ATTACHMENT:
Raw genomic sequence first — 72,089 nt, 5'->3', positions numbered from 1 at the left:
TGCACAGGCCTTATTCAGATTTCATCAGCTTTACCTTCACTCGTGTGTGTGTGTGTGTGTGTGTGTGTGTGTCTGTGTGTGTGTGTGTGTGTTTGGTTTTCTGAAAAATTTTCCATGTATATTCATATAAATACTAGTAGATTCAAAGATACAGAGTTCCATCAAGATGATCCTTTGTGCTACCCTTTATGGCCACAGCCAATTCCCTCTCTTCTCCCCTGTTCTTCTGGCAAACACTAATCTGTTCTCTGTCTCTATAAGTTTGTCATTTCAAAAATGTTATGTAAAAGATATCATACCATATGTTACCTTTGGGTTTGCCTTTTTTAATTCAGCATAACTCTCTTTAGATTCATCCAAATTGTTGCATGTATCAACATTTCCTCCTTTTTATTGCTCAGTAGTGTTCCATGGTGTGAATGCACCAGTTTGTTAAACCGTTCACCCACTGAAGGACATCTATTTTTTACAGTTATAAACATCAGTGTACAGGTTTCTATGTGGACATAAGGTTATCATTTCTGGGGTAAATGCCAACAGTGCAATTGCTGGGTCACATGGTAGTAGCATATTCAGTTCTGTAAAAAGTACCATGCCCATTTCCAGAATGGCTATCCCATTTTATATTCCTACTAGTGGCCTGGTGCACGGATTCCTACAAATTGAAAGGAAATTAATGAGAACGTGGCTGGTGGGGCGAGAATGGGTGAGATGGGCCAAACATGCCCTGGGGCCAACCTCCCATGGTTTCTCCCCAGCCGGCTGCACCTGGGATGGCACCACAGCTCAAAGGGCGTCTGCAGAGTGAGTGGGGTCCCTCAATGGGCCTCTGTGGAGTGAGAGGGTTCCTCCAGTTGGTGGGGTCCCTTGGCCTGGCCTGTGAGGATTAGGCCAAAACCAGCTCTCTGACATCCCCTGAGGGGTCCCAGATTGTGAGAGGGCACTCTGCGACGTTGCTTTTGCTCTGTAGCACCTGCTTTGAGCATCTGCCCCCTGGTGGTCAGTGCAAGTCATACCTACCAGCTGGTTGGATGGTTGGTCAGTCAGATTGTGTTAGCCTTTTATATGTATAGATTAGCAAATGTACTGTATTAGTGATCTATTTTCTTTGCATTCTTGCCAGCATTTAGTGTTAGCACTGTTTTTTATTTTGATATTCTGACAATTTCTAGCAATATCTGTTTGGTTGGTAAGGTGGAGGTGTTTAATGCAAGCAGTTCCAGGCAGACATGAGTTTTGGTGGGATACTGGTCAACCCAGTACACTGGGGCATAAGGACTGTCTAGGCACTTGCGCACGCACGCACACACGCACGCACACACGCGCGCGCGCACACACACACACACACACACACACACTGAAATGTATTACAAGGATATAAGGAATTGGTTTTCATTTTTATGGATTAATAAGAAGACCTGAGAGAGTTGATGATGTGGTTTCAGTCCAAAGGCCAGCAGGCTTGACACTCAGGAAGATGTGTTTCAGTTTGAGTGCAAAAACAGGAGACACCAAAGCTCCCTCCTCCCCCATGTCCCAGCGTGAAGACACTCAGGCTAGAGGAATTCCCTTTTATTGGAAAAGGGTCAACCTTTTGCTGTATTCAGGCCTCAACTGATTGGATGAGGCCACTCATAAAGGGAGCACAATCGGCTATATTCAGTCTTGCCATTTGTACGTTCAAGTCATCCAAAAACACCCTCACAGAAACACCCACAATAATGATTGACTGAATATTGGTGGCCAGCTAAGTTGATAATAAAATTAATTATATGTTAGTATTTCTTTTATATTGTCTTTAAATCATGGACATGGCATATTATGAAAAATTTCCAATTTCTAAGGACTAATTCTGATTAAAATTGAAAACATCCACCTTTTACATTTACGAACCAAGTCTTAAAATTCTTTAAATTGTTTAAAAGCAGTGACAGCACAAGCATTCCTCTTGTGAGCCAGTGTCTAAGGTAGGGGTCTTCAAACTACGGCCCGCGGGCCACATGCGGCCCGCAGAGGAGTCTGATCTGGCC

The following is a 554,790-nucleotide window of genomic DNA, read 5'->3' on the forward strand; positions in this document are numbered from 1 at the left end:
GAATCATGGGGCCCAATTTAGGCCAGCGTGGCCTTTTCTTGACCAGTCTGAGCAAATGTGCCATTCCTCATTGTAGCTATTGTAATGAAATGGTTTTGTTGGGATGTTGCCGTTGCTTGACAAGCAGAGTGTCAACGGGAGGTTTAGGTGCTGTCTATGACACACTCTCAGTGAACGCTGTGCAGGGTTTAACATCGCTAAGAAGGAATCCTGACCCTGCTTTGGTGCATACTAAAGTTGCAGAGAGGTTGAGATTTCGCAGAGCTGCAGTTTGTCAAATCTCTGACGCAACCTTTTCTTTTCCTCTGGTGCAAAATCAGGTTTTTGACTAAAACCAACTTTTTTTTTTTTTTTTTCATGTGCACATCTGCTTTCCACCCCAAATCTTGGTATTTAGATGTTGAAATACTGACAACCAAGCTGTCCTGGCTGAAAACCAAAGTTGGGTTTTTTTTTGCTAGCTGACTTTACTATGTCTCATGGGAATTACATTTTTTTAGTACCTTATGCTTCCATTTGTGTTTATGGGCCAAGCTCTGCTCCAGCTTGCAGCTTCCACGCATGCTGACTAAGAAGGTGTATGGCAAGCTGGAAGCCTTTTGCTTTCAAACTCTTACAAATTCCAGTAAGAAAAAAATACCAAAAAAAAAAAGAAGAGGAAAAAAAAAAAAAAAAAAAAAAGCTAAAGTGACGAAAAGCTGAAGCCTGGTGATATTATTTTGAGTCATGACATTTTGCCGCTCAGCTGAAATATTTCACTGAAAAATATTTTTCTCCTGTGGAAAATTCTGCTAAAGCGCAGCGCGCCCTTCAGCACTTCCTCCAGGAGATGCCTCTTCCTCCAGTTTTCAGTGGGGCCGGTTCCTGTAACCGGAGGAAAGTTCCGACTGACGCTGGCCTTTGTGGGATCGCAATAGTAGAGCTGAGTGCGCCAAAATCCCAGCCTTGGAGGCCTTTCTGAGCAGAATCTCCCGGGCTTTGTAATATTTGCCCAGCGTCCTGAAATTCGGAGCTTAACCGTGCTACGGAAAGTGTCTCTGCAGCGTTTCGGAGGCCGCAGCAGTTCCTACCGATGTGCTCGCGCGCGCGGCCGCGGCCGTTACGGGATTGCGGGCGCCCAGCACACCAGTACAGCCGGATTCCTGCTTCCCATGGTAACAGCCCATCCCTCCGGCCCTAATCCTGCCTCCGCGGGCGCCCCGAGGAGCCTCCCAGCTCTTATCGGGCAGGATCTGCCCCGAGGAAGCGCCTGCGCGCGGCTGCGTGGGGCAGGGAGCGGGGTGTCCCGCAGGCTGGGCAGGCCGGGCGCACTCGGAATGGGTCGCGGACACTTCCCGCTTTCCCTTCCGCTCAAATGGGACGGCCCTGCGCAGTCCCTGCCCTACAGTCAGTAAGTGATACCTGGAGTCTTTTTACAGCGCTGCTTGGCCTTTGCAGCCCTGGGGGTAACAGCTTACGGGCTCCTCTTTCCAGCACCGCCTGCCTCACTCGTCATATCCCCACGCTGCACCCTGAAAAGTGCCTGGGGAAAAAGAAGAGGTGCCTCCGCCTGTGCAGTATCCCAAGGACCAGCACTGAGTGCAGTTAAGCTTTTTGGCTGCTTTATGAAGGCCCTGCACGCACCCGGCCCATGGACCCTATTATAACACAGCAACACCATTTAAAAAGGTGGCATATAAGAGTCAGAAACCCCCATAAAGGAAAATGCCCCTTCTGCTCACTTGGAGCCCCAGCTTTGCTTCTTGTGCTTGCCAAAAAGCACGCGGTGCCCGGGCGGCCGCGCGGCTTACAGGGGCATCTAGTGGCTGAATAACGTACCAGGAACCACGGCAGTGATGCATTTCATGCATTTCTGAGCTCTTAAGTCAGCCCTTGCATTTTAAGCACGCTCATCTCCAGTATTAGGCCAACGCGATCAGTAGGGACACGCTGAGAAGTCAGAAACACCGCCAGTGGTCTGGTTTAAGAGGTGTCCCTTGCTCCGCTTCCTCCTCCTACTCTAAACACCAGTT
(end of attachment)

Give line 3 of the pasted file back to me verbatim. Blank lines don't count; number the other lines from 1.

The following is a 554,790-nucleotide window of genomic DNA, read 5'->3' on the forward strand; positions in this document are numbered from 1 at the left end: